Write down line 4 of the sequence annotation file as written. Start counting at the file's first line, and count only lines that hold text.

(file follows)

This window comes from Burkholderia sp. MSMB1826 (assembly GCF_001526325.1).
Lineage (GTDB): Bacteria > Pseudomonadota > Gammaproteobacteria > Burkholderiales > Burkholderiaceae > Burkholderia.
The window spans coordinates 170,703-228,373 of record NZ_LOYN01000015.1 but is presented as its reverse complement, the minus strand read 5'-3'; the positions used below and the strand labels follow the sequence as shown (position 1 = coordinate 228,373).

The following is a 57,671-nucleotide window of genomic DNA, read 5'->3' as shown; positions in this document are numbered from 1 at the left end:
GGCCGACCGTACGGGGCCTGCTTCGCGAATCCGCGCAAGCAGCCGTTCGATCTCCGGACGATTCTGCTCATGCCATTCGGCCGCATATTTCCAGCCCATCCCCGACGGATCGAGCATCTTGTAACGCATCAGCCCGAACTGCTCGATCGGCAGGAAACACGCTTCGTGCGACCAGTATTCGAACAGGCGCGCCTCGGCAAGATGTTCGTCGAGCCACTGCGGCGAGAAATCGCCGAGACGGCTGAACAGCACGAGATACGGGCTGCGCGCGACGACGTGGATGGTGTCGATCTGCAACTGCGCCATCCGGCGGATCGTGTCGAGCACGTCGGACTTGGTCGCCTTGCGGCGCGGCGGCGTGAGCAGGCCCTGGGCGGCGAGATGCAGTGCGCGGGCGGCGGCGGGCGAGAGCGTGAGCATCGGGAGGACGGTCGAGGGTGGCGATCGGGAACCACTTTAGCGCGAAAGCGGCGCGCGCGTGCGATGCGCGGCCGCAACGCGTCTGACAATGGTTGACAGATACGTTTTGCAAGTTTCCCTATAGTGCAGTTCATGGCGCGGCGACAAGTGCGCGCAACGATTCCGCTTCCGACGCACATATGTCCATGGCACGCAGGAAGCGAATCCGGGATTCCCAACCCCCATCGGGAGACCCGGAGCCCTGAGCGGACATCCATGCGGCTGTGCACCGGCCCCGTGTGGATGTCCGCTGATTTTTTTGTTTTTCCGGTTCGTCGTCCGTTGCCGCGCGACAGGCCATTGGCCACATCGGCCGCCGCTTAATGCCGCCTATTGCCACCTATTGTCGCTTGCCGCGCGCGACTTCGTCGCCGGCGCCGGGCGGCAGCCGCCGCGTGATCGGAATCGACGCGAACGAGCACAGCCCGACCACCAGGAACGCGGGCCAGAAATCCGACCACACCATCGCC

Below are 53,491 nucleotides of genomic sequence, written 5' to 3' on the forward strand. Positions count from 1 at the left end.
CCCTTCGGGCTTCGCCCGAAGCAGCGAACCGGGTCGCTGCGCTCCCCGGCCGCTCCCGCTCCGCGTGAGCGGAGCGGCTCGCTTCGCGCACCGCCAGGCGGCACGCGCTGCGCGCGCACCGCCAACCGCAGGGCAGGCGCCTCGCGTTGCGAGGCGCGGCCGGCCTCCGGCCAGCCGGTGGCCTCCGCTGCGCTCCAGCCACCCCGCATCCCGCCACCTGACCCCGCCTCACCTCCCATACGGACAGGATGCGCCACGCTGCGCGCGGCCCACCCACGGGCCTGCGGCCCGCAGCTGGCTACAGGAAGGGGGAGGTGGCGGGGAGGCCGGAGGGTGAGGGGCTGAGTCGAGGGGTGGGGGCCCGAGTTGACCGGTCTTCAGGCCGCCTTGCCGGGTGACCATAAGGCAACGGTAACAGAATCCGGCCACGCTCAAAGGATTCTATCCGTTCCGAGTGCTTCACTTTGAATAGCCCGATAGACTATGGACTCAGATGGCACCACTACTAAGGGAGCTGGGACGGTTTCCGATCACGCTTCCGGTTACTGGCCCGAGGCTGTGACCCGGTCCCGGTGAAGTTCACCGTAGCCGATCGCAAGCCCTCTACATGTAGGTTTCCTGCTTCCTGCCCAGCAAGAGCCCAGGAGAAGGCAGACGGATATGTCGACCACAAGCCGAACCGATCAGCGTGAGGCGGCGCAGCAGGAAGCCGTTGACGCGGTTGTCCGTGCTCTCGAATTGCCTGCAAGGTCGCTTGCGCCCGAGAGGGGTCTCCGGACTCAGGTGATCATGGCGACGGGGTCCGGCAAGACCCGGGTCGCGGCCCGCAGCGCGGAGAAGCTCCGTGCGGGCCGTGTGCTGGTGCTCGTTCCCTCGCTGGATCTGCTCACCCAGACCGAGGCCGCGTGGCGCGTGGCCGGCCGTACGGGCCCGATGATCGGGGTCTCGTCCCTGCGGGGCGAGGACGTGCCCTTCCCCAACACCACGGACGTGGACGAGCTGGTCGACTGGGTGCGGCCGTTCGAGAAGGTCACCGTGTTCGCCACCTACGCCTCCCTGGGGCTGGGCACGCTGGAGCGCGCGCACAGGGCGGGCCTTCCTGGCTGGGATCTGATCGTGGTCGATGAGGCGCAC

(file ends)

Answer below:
The following is a 57,671-nucleotide window of genomic DNA, read 5'->3' as shown; positions in this document are numbered from 1 at the left end: